5 stages of healing hurt

(Based on the book –  Healing life’s hurts, By Mathiew Lynn S.J & Denni Lynn S.J)

The First Stage – Denial

healinghurtLet’s take an example of cancer patients. There is not a single patient who does not deny it by talking about something else and pretending nothing has happened.

Denial brings in psychological defense mechanisms and each one has his/her own, It can be rationalization justification, glorification – “It could have been worse “It is O.K. That is only his opinion”. “He would have done it because he became momentarily mad.” “It would have been worse” – “It happens to everybody”. In all these process we deny it is so. By denial you not only is just swallowing the pain, but also the fear and anger. Sometimes we repress the hurt feelings by alcohol, drug or with more subtle escape such as TV, Over work, sleep, over eating etc. At times people go from one escape to another without enjoying them. Defense mechanisms are many Rationalization, intellectualization, repression projection, fantasy, reaction formation etc.

Sometimes Denial can be healthy for instance when we have a sudden physical hurt, the system gets into a shock to conserve energy and keep us off our feet. Just as physical shock is part of the healing of a physical trauma – When emotional shock occurs we go into emotional trauma, the emotional shock is manifested in the form of denial. It is a necessary response to bring back emotional health and should not be fought .Breakdowns can come when we are forced to face something we need to deny. So until we are ready to feel with a hurt it is best not to face it. Denial like worrying or grieving if moderately present helps us to work through our fears.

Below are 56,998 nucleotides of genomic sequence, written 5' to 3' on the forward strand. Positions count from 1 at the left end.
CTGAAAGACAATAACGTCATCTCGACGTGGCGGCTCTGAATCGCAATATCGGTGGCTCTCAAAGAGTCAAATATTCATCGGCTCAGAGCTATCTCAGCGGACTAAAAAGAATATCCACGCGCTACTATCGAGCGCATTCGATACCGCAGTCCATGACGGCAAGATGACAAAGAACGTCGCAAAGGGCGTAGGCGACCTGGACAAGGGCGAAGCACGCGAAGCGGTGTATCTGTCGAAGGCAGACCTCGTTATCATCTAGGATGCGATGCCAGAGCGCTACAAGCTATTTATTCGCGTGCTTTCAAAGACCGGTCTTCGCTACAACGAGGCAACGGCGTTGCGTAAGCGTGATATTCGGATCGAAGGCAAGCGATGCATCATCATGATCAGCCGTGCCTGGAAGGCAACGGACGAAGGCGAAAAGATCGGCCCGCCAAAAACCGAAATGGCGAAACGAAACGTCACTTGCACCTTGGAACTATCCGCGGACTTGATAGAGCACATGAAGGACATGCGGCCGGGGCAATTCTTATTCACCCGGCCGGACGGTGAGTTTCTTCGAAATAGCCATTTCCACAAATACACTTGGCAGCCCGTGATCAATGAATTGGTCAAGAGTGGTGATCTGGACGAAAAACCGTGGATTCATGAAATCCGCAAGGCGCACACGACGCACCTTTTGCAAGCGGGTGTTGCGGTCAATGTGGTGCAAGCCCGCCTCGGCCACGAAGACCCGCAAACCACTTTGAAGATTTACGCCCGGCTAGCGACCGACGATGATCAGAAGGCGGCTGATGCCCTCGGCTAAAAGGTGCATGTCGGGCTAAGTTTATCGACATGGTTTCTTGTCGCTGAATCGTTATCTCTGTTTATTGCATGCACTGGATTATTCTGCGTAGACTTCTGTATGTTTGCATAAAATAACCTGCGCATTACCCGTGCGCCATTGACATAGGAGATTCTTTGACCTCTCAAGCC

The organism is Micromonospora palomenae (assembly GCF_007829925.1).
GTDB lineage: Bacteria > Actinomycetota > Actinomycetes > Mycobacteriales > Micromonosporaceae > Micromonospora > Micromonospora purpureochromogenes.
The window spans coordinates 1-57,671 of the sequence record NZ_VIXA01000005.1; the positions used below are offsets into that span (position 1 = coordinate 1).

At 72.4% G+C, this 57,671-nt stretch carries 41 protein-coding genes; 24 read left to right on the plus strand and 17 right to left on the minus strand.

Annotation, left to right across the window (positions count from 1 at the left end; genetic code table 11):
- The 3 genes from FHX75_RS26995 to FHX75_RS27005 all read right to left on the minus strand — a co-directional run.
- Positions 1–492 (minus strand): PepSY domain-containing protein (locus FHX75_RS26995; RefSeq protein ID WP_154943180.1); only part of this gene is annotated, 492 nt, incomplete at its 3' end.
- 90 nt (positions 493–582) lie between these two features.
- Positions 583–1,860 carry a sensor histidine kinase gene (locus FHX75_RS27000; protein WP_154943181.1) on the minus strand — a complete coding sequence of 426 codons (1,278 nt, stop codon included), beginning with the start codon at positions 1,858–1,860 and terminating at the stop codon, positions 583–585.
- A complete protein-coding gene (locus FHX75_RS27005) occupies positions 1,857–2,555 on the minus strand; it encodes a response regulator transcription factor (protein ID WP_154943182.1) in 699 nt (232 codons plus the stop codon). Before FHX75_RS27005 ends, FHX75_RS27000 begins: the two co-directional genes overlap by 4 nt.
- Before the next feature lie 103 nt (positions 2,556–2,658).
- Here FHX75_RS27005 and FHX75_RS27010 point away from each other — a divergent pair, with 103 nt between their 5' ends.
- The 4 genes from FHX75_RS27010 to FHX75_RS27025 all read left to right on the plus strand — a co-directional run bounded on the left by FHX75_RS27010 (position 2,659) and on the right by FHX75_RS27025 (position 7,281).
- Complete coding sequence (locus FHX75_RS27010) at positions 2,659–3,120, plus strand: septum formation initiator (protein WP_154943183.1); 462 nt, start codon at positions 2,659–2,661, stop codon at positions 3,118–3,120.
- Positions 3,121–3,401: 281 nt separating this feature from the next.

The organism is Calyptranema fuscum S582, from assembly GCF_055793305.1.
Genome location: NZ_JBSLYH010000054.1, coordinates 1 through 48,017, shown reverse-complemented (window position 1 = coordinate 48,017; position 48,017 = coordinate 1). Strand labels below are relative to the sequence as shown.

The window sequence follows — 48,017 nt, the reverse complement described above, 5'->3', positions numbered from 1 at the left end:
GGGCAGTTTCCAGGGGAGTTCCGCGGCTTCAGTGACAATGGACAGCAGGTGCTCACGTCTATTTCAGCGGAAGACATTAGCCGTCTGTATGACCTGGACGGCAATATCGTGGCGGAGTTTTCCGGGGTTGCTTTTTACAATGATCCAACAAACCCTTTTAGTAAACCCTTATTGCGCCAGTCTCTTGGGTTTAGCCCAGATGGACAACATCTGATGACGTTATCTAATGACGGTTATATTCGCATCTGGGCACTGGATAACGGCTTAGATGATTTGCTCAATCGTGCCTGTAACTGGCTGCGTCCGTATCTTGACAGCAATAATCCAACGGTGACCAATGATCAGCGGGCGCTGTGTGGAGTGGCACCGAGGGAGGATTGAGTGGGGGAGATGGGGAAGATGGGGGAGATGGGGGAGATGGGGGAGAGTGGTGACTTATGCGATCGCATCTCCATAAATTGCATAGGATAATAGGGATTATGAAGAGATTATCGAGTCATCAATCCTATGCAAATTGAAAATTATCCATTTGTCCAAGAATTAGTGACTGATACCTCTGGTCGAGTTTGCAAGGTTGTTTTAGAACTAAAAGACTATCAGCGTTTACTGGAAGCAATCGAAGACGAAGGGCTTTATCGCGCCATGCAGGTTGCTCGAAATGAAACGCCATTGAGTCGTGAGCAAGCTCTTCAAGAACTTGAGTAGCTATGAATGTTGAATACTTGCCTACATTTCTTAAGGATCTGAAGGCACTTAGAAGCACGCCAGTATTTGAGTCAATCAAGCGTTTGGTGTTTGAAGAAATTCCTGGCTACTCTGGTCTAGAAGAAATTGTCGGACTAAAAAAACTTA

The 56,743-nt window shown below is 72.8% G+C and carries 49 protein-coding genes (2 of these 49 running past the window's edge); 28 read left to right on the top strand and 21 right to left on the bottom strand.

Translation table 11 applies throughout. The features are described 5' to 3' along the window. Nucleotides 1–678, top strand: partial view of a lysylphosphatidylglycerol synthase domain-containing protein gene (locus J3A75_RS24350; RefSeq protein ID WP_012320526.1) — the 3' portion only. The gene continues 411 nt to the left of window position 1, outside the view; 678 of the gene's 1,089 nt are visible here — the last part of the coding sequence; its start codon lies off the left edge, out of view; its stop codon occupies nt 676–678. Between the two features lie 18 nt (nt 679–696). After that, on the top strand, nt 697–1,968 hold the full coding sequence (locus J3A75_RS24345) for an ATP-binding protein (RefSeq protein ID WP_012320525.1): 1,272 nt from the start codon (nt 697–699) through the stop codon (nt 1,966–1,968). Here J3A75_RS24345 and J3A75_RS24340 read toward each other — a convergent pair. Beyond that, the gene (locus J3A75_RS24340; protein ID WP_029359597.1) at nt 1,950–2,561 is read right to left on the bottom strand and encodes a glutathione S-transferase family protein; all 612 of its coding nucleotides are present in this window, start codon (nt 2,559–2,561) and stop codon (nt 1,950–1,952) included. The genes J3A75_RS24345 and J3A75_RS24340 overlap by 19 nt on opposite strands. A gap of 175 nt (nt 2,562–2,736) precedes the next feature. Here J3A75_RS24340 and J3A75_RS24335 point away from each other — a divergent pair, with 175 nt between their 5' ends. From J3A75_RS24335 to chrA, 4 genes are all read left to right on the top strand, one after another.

Studies have shown like worrying and grieving denial, moderately present, help to work through our fears and helped patients recover from surgery. Patients were classified into those with excessive, moderate, and no worry groups depending upon how concerned they were about upcoming surgery. After surgery the excessive worrier [with too little denial] had the slowest recovery- The some was the case of no worries [too much denial] who were upset by the pain they hadn’t expected. The quickest recovery was with the moderate group [ with moderate denial] who were content going through the pain they expected. Their sedation need was also only half as much for post opera rate pain because the proper combination of worry and denial eliminated the emotional pain

 Second stage – Anger